Investors’ behavior penalizes growth

The U.S. stock market enjoyed a major bull run in the second half of the 1990s, with the S&P 500 Index climbing an average of almost 29 percent per year between 1995 and 1999.  However, it appears that the average investor did not reap much of that reward, says John Bogle, former chairman of the Vanguard Group, a major mutual fund company.

In comments made to the Financial Industry Regulatory Authority last year, Bogle said investor returns on mutual funds during and after this period were much lower than the gross returns of the funds themselves.  Bogle selected the 200 U.S. stock funds that attracted the most money from investors during the 1990s bull market.  Then he tracked their returns from 1995 through 2005, a period that covered the bull market, subsequent bear market, and recovery.  The
return of the average fund was 8.9 percent per year over the 10-year period.  But a second calculation that took into account the cash flows into and out of the funds produced a dollar weighted return of only 2.4 percent.  This was the return earned by the average investor during the period, Bogle said.

Bogle blames this phenomenon on two investor behaviors, along with callous marketing by the funds. First, many investors made timing errors when investing during the bull market.  When stocks were cheap, during the period from the late 1980s to the early 1990s, cash flows into stock funds averaged only $10 billion a year. At the peak of the bull market from 1998 through 2000, $500 billion a year poured into stock funds.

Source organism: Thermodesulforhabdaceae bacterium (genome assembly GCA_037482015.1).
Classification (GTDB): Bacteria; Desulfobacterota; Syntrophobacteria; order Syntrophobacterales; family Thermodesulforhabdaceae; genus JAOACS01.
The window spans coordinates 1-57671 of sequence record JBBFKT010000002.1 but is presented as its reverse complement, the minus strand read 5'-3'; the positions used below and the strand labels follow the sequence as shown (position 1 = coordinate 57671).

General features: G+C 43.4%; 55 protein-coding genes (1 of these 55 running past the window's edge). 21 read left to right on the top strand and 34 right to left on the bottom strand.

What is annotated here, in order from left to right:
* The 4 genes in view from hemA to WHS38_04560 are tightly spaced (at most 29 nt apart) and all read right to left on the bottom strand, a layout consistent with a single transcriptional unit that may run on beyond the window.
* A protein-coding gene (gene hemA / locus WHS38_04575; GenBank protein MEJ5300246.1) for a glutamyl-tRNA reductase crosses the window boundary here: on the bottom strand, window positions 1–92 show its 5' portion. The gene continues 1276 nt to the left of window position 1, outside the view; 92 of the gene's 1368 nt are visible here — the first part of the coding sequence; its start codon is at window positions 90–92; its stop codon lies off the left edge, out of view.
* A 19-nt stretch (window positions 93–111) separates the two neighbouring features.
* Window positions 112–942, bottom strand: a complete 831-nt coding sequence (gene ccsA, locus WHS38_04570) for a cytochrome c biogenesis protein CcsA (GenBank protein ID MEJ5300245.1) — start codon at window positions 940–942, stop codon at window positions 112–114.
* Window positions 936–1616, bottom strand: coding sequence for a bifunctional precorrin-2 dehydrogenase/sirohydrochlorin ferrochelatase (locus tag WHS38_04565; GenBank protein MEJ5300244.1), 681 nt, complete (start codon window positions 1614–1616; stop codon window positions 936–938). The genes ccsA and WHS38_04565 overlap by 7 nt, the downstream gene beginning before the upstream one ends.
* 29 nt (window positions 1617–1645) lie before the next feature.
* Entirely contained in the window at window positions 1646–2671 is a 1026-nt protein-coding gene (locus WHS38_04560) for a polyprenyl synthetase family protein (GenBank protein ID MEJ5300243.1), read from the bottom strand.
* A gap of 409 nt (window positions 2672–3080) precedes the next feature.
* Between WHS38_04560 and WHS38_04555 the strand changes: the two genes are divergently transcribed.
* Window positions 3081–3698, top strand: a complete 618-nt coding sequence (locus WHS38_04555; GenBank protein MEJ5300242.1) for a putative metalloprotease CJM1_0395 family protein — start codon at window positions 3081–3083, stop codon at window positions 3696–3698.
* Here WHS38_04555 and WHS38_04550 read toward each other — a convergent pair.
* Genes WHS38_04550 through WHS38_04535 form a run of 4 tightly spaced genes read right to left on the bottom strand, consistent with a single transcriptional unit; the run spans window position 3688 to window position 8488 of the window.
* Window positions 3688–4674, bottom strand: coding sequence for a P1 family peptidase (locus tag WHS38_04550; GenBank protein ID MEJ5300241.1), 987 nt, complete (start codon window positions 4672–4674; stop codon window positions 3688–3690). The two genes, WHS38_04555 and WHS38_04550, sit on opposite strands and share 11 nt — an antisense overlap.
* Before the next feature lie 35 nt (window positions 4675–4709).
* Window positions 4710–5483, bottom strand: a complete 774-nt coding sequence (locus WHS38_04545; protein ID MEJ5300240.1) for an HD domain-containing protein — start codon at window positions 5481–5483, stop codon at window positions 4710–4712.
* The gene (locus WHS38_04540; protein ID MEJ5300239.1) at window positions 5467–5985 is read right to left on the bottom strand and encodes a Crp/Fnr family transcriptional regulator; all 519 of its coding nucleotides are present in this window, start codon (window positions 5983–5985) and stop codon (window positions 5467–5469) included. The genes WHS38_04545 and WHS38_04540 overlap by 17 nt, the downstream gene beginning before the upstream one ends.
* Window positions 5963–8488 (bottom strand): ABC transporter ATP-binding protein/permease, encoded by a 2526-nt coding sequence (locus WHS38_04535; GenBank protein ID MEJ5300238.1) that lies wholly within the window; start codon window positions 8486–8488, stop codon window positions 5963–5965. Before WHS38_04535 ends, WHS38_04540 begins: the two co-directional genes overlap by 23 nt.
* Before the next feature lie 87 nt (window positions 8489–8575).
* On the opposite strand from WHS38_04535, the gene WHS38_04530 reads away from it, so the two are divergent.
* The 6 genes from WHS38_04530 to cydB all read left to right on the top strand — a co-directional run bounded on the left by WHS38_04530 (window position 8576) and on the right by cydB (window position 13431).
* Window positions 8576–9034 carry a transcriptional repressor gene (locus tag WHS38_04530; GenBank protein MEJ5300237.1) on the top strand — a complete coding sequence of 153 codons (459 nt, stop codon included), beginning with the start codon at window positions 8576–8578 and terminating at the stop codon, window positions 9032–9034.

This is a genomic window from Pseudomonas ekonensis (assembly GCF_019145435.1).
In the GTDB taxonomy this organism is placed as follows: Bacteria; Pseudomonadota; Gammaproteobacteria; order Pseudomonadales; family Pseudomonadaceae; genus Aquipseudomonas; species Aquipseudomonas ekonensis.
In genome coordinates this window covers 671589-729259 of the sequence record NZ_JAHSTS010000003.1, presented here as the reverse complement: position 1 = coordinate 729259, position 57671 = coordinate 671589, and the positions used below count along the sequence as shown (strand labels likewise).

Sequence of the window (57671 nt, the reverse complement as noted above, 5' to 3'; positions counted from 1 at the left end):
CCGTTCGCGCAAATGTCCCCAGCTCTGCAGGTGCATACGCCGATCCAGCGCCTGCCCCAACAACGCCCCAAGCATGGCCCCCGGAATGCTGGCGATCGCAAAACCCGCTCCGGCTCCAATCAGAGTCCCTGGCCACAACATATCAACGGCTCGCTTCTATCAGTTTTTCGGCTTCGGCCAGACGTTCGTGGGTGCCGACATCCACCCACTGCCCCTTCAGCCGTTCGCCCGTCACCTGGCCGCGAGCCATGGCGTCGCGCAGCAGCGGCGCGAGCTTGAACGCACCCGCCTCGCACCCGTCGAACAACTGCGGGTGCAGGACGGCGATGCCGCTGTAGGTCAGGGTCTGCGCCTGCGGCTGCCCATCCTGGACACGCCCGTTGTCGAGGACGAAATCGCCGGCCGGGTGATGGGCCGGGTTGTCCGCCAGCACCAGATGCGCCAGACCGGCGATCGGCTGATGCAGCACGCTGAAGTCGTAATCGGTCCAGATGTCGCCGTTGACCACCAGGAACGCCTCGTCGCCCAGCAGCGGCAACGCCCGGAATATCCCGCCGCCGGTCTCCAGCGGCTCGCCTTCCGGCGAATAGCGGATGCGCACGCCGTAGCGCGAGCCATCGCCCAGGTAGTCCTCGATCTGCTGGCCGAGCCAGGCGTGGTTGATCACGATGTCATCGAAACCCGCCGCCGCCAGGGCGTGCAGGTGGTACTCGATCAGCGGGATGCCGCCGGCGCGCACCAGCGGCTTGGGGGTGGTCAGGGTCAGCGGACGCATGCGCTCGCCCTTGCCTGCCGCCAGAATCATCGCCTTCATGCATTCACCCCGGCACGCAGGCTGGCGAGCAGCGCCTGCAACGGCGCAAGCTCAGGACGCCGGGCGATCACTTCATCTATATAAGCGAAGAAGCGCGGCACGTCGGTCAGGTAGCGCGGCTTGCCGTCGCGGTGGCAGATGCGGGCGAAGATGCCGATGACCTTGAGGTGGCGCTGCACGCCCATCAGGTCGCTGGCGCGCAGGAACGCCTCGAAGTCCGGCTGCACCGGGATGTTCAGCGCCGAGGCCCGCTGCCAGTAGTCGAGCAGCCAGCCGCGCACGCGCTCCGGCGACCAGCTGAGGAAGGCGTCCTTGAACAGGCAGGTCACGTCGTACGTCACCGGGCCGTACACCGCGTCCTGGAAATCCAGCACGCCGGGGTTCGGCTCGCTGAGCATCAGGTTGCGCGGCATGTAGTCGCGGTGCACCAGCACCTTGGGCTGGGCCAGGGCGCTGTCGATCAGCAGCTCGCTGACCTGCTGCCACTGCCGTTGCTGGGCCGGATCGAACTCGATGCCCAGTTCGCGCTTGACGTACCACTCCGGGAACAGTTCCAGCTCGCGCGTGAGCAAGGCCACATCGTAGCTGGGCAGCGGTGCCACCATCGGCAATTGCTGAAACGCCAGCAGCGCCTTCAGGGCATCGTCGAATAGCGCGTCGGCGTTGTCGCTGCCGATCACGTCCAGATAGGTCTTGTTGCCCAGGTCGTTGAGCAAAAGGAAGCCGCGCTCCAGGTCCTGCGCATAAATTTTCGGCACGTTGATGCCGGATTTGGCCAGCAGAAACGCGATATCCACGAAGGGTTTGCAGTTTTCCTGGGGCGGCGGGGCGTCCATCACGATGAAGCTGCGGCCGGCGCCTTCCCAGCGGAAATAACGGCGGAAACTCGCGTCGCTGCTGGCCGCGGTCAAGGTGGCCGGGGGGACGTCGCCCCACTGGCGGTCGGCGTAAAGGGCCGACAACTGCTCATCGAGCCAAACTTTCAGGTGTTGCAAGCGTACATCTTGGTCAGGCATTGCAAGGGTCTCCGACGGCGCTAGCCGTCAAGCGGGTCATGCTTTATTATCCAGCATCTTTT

A second mistake was made in the selection of a fund for new money.  Investors put most of the new money they invested at the height of the bull market into technology and Internet funds.  These were the funds that had already appreciated the most during the bull market and that were hit the hardest in the subsequent bear market.

Finally, mutual fund companies played a role by marketing ?hot? growth funds aggressively during the bull market and for advertising the high returns funds were earning.